"We've been concerned that the way the Bush rule is written, it could make it harder for women to get the care they need," said an HHS official who spoke on the condition of anonymity for the same reason. "It is worded so vaguely that some have argued it could limit family-planning counseling and even potentially blood transfusions and end-of-life care."
An array of family-planning groups and others praised the move.
"The Obama administration is taking the right step forward to rescind this misguided rule," said Rep. Diana DeGette (D-Colo.), who has introduced legislation to overturn the regulation.
But the Family Research Council, the U.S. Conference of Catholic Bishops and others condemned it.
"It is open season to again discriminate against health-care professionals," said David Stevens, head of the Christian Medical & Dental Associations. "Our Founding Fathers, who bled and died to guarantee our religious freedom, are turning over in their graves."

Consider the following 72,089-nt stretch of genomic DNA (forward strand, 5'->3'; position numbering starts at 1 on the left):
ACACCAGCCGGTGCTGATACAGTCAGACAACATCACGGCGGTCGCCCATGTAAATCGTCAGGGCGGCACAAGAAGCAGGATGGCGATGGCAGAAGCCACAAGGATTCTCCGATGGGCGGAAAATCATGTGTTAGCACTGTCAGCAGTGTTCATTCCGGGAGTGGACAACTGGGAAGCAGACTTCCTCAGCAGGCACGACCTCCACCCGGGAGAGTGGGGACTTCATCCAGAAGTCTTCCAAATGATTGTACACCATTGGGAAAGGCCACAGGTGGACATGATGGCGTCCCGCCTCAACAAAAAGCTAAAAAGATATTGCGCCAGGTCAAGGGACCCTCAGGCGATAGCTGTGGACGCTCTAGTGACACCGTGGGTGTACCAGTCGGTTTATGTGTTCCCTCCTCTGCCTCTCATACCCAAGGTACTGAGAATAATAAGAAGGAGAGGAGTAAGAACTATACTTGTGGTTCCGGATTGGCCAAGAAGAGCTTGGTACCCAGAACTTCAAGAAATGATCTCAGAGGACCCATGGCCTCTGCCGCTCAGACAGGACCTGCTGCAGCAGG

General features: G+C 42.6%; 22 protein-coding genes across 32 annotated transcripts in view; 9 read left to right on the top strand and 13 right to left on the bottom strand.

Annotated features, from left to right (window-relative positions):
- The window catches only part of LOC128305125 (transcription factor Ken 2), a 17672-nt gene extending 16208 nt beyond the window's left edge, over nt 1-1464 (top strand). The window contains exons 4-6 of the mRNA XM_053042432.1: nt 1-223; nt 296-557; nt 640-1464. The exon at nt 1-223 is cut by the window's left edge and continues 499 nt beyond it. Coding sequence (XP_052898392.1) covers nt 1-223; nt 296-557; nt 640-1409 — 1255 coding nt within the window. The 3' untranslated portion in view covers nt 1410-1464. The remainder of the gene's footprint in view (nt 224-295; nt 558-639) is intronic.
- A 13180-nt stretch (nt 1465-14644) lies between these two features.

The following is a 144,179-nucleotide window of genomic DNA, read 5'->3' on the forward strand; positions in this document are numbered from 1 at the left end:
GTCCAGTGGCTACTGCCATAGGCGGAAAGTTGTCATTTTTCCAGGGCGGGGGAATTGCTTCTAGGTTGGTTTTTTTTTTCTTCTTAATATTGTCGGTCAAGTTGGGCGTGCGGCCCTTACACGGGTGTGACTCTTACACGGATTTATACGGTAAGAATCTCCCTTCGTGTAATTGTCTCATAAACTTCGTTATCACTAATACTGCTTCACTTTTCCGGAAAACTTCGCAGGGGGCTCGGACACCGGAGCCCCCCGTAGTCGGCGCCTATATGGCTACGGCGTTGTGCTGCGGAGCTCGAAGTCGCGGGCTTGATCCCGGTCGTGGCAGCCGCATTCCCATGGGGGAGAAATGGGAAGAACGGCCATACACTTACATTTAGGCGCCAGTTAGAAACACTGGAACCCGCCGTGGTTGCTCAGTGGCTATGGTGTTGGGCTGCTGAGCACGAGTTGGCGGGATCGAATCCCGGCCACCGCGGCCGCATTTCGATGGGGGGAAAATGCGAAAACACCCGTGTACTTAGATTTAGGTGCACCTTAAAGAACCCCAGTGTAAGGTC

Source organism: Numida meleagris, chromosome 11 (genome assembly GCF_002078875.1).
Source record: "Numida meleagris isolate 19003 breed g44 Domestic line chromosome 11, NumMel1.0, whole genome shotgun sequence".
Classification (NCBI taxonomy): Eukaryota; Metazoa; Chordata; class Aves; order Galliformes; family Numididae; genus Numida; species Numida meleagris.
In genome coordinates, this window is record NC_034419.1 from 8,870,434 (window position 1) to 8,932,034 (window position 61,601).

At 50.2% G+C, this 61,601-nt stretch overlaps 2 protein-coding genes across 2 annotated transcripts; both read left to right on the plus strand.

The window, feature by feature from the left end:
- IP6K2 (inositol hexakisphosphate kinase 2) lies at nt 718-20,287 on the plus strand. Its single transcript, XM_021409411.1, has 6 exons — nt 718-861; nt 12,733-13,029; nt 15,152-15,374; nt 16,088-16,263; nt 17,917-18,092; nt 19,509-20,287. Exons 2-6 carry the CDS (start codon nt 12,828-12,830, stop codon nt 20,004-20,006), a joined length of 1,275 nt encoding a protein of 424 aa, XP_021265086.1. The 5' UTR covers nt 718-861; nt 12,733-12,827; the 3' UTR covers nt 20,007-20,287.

The announcement -- which follows an administration decision to lift restrictions on federal funding of international family-planning groups that perform abortions or provide abortion information -- was also disappointing to some who have been working more closely with the administration on reducing the number of abortions.
"I think what was in place was as good as one could find in terms of seeking and securing common ground," said the Rev. Frank Page, the immediate past president of the Southern Baptist Convention and another member of Obama's faith council. "It's a matter of respect. I felt like what was in place was that middle ground of common respect."